Active opposition to the Ten Commandments began with the time of Moses and has been freshened up by various individuals and groups ever since.
In this country, the cry of outrage begins with “separation of Church and state” and shows signs of a pathological fear of an improvement in human behavior if the commandments are displayed in public … and, as often the case, attempts at suppression increase publicity.
Recently, increased attention to the commandments began in Kansas City, Mo., when the ACLU threatened the city with a lawsuit because a commandments display was on the courthouse lawn. The suit was avoided when the display was moved nearby to a Catholic church.
This prompted a local businessman, John Menghini, to wonder why more churches didn’t display the commandments and decided to promote the idea. His proposal was encouraged by the Kansas City hierarchy and in 2004, “Project Moses” was born.
In time, the commandments displays appeared in 22 states, with considerable help from the Knights of Columbus, and an article about Project Moses was published in a 2006 issue of Columbia, the Knights’ monthly magazine.
This article sparked the interest of Gene Rose who was wintering in Sun City, Ariz., and took the commandments display idea to the pastor at St. Clement Church, who encouraged Gene Rose to seek help from the Knights of Columbus there. And with financial support from the Knights, Project Moses added one more site.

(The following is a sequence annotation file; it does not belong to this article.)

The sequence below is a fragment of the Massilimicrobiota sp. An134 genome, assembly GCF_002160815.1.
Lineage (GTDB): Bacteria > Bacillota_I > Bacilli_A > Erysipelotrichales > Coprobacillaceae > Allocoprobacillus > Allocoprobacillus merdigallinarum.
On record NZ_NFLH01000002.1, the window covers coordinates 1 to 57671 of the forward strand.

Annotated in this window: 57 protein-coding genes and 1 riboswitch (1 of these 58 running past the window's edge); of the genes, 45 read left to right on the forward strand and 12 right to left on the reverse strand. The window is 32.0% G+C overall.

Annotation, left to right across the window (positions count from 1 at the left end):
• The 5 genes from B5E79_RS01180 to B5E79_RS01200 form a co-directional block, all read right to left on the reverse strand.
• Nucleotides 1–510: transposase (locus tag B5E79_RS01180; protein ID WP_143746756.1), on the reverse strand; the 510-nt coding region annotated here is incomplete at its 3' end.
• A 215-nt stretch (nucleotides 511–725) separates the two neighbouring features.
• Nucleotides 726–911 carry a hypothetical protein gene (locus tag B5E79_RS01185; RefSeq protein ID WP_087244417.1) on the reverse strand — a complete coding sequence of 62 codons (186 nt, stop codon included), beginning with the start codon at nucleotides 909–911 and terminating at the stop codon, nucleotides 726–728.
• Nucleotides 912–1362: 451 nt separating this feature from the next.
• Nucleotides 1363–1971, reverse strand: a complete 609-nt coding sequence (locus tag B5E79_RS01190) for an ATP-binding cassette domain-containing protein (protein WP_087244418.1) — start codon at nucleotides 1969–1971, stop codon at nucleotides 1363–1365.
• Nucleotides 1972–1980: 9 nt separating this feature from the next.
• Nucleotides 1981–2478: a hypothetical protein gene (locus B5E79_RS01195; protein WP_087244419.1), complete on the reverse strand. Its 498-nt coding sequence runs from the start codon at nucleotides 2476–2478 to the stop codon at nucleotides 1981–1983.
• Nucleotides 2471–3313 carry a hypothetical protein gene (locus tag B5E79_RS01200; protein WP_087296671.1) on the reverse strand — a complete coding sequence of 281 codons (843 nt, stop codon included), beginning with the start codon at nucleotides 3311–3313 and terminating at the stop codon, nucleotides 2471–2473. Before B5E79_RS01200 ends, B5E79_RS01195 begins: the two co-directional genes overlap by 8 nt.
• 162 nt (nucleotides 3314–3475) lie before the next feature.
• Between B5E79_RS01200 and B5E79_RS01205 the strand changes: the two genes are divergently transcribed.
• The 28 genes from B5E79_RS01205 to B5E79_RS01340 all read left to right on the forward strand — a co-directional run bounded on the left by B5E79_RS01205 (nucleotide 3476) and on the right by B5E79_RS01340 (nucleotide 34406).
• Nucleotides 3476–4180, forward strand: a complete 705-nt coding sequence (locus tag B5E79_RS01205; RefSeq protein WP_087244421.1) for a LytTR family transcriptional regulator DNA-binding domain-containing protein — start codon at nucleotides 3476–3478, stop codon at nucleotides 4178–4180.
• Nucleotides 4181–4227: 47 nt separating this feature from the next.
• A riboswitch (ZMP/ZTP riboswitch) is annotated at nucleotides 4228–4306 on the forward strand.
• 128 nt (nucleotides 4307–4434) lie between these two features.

Three years later, Rose wondered why Project Moses couldn’t be brought to Fort Wayne. Once more he began at the parish level and as it advanced for the bishop’s approval, the diocese was in transition; waiting for a new bishop to be named, so the proposal went on hold and eventually was approved by Bishop Kevin C. Rhoades.
The bishop’s approval was the brightest green light for the project, but now money was needed, so Gene Rose sought the support of his brother Knights at Father Brandon Council in Fort Wayne. There, under the chairmanship of John Murray, a personal appeal to each Knight in the 11 Fort Wayne councils was made and on the spectacular occasion of Faith, Family and Fatherhood festival in August, 2012, on Cathedral Square in Fort Wayne, the Ten Commandments monument was blessed and dedicated by Bishop Rhoades.
A close friend of Gene Rose, John Kuhn, whose daughter is married to Gene’s son had an active “behind the scenes” part in the festival. He repaired and repainted the St. Joseph statue, which symbolized the fatherhood theme of the festival. The repair was a major job and required Kuhn to fashion an entire new hand and staff for the statue, which was surrounded by flowers and carried aloft in a majestic procession from the Cathedral of the Immaculate Conception to Headwaters Park in Fort Wayne.
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